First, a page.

Colonial vs settler colonial citizenship: Irina Spector-Marks, ‘“The Indian’s Own Magna Carta”: Britishness and imperial citizenship in diasporic print culture, 1900–1914’, Journal of Colonialism and Colonial History, 16, 3, 2015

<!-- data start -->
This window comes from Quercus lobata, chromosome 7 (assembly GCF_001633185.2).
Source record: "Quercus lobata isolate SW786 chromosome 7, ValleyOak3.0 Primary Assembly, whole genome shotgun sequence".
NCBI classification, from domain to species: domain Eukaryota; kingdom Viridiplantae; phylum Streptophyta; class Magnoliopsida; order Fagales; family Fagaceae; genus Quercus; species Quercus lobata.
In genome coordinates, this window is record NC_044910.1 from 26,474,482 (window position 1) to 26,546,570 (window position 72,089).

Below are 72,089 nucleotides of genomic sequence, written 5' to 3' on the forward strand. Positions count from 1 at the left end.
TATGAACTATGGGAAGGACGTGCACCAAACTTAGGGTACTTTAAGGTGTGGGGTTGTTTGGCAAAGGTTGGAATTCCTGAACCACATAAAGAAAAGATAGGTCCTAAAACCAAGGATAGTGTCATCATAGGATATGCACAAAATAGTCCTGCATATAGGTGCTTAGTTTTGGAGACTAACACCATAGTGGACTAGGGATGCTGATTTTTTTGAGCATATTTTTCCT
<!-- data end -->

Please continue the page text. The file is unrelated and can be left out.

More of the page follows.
Abstract: In 1914, the Vancouver paper The Hindustanee attacked Canadian immigration officials for violating Indians’ rights which were given to them “on the banks of the Runnymede” at the signing of the Magna Carta. This article contextualizes that claim by examining invocations of the Magna Carta as an integral part of Indians’ response to colonial anti-Asian legislation in the twentieth century. Imperial citizenship functioned for Indians as a Whitening device, offering by implication access to a package of values and rights that connoted Britishness. The racialized meanings of “imperial citizenship” emerged in a print culture that was simultaneously diasporic and imperial.
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